Opposition, as well as support, is growing for the federal government’s new Impaired Driving Law, set to take effect on Tuesday.

Bill C-46 was passed in June 2018 and brings sweeping changes to driving while drug-impaired and driving while alcohol-impaired laws currently in place.

What’s at issue is the change to the law as it relates to breathalyzer tests.

Under the current law, police must have a reasonable suspicion that a driver has alcohol in their body before they can do any roadside testing.

Under the new mandatory roadside testing law, “police officers who have an approved screening device on hand will be able to test a breath sample of any driver they lawfully stop, even without reasonable suspicion that the driver has alcohol in their body”.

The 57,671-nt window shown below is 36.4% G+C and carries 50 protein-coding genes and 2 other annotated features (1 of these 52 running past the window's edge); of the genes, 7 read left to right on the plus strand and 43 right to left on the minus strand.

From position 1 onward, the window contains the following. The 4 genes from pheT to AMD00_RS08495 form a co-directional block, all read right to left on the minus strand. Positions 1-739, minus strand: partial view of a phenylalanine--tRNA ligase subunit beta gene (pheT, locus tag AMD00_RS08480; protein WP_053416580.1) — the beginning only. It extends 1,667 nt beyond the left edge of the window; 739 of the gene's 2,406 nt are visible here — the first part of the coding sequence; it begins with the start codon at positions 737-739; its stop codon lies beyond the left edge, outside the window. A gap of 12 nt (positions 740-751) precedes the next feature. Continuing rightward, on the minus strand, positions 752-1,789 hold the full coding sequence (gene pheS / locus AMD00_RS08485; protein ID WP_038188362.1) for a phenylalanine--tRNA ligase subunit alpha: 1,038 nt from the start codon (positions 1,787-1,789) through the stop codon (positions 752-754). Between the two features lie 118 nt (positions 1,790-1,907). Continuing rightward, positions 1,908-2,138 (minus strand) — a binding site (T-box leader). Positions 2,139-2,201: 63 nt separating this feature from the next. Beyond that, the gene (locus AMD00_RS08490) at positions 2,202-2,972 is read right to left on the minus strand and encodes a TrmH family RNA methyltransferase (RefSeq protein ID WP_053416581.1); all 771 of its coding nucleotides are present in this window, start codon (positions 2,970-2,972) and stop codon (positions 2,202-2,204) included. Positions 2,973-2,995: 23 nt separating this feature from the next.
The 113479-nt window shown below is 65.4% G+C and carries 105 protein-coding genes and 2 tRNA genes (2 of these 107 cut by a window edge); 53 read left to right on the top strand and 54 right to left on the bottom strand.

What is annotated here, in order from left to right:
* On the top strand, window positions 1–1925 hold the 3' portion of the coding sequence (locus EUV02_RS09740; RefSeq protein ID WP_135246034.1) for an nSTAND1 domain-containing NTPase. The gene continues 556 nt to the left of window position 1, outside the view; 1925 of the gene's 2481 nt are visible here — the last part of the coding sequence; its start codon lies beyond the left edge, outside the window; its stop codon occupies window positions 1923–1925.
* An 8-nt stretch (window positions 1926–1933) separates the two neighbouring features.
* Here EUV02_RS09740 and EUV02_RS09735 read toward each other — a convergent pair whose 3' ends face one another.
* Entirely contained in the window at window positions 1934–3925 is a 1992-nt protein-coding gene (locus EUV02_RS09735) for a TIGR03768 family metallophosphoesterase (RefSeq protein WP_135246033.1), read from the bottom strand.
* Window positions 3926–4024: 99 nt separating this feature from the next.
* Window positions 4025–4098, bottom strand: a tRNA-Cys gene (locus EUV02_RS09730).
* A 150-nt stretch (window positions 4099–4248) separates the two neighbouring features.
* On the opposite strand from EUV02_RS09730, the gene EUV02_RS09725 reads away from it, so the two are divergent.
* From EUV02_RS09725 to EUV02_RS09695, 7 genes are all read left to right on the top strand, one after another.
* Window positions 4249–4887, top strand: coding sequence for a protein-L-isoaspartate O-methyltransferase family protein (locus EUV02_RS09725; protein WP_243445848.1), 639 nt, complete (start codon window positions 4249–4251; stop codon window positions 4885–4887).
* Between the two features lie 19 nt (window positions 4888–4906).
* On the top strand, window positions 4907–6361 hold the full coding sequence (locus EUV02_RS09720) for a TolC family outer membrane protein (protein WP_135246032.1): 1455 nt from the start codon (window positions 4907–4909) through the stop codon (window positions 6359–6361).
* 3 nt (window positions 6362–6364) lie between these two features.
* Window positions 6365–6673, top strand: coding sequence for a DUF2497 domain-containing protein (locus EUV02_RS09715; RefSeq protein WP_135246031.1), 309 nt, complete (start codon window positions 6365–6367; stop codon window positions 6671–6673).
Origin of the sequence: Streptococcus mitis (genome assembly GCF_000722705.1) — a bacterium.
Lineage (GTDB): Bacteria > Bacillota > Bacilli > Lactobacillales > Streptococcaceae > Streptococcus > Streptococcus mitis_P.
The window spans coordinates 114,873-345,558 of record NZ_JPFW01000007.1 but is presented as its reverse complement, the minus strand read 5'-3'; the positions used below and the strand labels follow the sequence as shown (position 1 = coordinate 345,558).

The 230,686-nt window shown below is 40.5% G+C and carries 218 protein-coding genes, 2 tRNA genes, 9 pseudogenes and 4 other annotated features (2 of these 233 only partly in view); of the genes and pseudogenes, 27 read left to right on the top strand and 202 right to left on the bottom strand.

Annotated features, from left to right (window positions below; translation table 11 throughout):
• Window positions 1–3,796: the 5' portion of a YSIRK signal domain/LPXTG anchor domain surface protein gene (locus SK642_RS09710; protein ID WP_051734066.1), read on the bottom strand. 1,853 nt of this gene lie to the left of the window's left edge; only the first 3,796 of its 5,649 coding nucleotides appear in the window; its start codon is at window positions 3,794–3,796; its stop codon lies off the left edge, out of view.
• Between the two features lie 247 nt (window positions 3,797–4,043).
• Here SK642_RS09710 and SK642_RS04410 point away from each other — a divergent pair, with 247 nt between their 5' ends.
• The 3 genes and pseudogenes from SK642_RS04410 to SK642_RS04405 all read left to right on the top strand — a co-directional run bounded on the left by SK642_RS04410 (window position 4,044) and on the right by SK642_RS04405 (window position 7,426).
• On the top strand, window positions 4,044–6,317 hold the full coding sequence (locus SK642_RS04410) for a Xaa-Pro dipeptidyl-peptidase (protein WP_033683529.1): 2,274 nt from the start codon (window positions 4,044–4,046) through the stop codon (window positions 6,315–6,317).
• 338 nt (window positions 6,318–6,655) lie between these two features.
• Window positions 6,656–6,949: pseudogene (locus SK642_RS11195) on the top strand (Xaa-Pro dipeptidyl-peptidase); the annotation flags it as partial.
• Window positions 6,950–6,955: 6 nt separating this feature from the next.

Opponents of the new law say this is an attack on the constitutional rights of Canadians as defined by the Canadian Charter of Rights and Freedoms.

Supporters of the new law are equally adamant in their view that safety is the top priority.

Only time will tell if these new measures outlined in Bill C-46 will impact impaired driving statistics and what success challenges to the new law will have if they indeed reach the courts.

Regardless of which side of the fence you stand on this issue, it’s safe to say that everyone agrees that if you plan on drinking or doing drugs, don’t drive.